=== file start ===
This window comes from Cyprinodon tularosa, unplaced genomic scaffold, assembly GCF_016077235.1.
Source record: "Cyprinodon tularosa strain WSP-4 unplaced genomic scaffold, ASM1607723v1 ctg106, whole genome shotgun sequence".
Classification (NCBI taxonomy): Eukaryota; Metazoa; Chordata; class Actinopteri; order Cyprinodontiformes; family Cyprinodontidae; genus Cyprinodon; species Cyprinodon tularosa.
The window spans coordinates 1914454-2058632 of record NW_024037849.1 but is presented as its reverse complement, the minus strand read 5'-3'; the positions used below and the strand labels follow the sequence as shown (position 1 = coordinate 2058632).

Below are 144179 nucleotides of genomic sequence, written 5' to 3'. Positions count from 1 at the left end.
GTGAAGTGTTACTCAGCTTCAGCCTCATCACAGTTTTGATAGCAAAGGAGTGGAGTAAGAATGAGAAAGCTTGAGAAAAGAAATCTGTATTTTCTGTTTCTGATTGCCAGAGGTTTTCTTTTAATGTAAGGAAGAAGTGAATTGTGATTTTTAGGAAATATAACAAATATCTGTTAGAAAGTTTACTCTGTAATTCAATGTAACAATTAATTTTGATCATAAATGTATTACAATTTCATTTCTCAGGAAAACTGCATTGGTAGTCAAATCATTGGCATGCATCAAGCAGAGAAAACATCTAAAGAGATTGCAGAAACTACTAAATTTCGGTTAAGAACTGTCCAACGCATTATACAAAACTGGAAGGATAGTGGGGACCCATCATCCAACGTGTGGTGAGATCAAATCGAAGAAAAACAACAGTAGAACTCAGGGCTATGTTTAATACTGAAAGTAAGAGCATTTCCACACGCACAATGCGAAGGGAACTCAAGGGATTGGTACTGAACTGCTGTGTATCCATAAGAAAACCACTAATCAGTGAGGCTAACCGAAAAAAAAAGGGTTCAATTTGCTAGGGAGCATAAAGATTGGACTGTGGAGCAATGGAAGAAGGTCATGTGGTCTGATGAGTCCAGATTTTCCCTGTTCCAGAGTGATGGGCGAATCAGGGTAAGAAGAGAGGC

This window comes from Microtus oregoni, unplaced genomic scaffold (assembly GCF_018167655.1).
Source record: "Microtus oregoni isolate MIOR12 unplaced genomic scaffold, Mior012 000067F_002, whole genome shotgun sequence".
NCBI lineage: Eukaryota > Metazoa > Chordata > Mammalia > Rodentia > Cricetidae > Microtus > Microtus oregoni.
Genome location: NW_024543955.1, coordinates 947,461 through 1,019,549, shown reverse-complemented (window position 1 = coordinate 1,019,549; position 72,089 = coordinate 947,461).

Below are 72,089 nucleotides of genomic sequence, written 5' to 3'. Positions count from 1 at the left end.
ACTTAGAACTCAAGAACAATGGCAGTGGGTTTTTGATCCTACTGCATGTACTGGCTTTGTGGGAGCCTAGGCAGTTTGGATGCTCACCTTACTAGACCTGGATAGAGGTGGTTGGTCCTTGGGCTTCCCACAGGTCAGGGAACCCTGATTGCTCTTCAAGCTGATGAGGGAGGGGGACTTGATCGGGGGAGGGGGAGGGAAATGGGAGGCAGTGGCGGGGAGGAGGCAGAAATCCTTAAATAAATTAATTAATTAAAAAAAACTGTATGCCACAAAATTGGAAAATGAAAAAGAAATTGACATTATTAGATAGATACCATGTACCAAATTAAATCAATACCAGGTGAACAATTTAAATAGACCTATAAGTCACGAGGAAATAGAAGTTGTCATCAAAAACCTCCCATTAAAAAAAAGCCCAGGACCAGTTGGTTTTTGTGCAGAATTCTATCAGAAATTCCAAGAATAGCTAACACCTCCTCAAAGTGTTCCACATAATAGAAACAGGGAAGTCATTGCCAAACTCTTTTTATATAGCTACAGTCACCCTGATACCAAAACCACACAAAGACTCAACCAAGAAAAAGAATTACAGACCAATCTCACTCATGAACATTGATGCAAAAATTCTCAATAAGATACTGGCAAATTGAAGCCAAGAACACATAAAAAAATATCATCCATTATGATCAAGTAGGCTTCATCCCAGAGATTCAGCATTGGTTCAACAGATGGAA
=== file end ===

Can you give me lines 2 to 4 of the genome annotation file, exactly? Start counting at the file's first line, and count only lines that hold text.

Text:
Source record: "Cyprinodon tularosa strain WSP-4 unplaced genomic scaffold, ASM1607723v1 ctg106, whole genome shotgun sequence".
Classification (NCBI taxonomy): Eukaryota; Metazoa; Chordata; class Actinopteri; order Cyprinodontiformes; family Cyprinodontidae; genus Cyprinodon; species Cyprinodon tularosa.
The window spans coordinates 1914454-2058632 of record NW_024037849.1 but is presented as its reverse complement, the minus strand read 5'-3'; the positions used below and the strand labels follow the sequence as shown (position 1 = coordinate 2058632).